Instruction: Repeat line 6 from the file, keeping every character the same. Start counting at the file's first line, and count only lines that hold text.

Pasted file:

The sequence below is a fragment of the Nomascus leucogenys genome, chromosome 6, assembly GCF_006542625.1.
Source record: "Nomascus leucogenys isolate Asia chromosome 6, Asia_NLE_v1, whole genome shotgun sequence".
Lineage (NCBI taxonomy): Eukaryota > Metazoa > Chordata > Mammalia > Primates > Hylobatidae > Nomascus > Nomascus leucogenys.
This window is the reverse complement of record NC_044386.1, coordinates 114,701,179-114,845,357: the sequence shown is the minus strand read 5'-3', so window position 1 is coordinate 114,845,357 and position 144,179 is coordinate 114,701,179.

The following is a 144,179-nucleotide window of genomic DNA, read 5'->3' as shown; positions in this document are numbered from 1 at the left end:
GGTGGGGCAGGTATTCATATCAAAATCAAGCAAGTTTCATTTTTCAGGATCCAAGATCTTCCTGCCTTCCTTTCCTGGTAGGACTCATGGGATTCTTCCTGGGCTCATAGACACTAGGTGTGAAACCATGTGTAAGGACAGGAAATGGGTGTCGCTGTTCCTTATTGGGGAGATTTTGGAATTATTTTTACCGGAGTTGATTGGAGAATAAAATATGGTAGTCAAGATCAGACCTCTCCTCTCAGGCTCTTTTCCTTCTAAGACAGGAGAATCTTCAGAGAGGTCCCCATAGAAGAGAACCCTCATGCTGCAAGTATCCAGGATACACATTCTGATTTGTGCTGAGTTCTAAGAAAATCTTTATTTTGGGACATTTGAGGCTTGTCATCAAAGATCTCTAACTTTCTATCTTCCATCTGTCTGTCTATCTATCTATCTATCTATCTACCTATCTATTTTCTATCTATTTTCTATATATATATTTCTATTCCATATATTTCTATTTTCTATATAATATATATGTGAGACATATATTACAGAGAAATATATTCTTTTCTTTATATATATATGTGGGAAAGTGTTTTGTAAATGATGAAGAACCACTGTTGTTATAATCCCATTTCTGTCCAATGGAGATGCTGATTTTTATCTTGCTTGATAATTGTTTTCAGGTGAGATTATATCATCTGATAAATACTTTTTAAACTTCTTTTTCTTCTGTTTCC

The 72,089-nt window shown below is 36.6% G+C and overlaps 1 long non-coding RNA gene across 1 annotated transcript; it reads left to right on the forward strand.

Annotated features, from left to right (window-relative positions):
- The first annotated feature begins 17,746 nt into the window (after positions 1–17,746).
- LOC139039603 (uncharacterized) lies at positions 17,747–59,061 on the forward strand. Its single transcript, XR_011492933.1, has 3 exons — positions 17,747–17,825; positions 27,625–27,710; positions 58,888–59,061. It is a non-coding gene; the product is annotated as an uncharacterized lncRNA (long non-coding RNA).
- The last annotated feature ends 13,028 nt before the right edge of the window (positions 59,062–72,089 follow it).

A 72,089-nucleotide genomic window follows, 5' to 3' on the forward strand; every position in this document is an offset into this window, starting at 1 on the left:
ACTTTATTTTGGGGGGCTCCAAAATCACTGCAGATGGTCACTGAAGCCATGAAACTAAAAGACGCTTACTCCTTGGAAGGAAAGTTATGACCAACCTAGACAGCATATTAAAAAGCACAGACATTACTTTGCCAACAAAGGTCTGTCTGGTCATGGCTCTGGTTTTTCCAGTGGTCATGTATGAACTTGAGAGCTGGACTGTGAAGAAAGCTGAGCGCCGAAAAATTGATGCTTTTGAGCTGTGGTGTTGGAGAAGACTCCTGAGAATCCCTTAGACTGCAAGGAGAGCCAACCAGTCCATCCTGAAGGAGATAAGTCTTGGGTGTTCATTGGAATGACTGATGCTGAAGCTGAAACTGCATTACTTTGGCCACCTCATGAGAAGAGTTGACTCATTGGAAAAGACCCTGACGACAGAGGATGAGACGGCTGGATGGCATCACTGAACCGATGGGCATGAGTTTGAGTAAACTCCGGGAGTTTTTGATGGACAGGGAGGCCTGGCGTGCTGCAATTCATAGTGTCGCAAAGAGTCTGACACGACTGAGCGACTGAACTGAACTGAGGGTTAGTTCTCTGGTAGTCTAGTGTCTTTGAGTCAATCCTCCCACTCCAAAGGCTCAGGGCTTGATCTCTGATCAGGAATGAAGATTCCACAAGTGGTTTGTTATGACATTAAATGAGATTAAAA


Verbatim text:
GGTGGGGCAGGTATTCATATCAAAATCAAGCAAGTTTCATTTTTCAGGATCCAAGATCTTCCTGCCTTCCTTTCCTGGTAGGACTCATGGGATTCTTCCTGGGCTCATAGACACTAGGTGTGAAACCATGTGTAAGGACAGGAAATGGGTGTCGCTGTTCCTTATTGGGGAGATTTTGGAATTATTTTTACCGGAGTTGATTGGAGAATAAAATATGGTAGTCAAGATCAGACCTCTCCTCTCAGGCTCTTTTCCTTCTAAGACAGGAGAATCTTCAGAGAGGTCCCCATAGAAGAGAACCCTCATGCTGCAAGTATCCAGGATACACATTCTGATTTGTGCTGAGTTCTAAGAAAATCTTTATTTTGGGACATTTGAGGCTTGTCATCAAAGATCTCTAACTTTCTATCTTCCATCTGTCTGTCTATCTATCTATCTATCTATCTACCTATCTATTTTCTATCTATTTTCTATATATATATTTCTATTCCATATATTTCTATTTTCTATATAATATATATGTGAGACATATATTACAGAGAAATATATTCTTTTCTTTATATATATATGTGGGAAAGTGTTTTGTAAATGATGAAGAACCACTGTTGTTATAATCCCATTTCTGTCCAATGGAGATGCTGATTTTTATCTTGCTTGATAATTGTTTTCAGGTGAGATTATATCATCTGATAAATACTTTTTAAACTTCTTTTTCTTCTGTTTCC